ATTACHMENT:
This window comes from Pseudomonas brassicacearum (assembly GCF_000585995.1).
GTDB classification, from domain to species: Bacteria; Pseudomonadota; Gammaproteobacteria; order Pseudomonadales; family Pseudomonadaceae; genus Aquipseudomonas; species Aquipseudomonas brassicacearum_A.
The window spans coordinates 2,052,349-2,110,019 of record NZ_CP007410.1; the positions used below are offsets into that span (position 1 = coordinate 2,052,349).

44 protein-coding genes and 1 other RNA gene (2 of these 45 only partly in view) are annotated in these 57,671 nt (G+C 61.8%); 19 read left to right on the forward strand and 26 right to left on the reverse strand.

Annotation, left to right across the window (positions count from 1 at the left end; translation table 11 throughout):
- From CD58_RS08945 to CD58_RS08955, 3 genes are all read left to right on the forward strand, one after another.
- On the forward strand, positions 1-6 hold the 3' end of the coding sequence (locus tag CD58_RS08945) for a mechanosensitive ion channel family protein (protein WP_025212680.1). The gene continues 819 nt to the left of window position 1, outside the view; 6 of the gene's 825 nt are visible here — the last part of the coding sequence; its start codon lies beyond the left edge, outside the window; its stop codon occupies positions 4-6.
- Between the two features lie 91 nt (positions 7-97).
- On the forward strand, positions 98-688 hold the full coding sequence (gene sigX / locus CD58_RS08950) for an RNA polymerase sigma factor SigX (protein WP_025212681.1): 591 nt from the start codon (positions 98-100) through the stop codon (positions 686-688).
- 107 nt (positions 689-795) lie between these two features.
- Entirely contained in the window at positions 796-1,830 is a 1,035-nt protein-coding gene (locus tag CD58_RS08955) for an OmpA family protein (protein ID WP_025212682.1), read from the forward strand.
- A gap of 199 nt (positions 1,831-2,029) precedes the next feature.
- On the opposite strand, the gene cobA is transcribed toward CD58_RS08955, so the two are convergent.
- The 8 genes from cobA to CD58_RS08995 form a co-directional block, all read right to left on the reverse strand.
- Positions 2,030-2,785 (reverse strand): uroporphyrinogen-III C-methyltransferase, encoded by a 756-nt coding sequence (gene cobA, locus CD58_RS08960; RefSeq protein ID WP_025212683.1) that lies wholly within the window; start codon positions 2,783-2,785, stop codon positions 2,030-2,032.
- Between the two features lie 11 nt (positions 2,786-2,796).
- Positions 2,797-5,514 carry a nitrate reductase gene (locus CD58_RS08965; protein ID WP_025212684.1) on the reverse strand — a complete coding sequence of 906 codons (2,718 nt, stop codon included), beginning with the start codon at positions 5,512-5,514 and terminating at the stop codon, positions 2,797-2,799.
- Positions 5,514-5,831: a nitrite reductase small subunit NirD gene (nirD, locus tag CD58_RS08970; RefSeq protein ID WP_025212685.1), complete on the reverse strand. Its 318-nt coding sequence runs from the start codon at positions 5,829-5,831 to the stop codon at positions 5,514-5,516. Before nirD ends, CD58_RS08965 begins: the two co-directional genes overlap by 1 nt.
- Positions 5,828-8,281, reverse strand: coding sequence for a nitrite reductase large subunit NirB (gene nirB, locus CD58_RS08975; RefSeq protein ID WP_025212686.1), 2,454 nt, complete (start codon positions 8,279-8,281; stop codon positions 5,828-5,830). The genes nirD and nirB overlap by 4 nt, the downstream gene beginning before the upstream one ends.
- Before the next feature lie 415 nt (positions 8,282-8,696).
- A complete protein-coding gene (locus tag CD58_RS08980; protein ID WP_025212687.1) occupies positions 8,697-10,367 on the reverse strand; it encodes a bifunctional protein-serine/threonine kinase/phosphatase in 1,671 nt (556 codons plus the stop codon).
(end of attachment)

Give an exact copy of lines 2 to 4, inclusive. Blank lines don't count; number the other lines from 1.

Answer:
GTDB classification, from domain to species: Bacteria; Pseudomonadota; Gammaproteobacteria; order Pseudomonadales; family Pseudomonadaceae; genus Aquipseudomonas; species Aquipseudomonas brassicacearum_A.
The window spans coordinates 2,052,349-2,110,019 of record NZ_CP007410.1; the positions used below are offsets into that span (position 1 = coordinate 2,052,349).

44 protein-coding genes and 1 other RNA gene (2 of these 45 only partly in view) are annotated in these 57,671 nt (G+C 61.8%); 19 read left to right on the forward strand and 26 right to left on the reverse strand.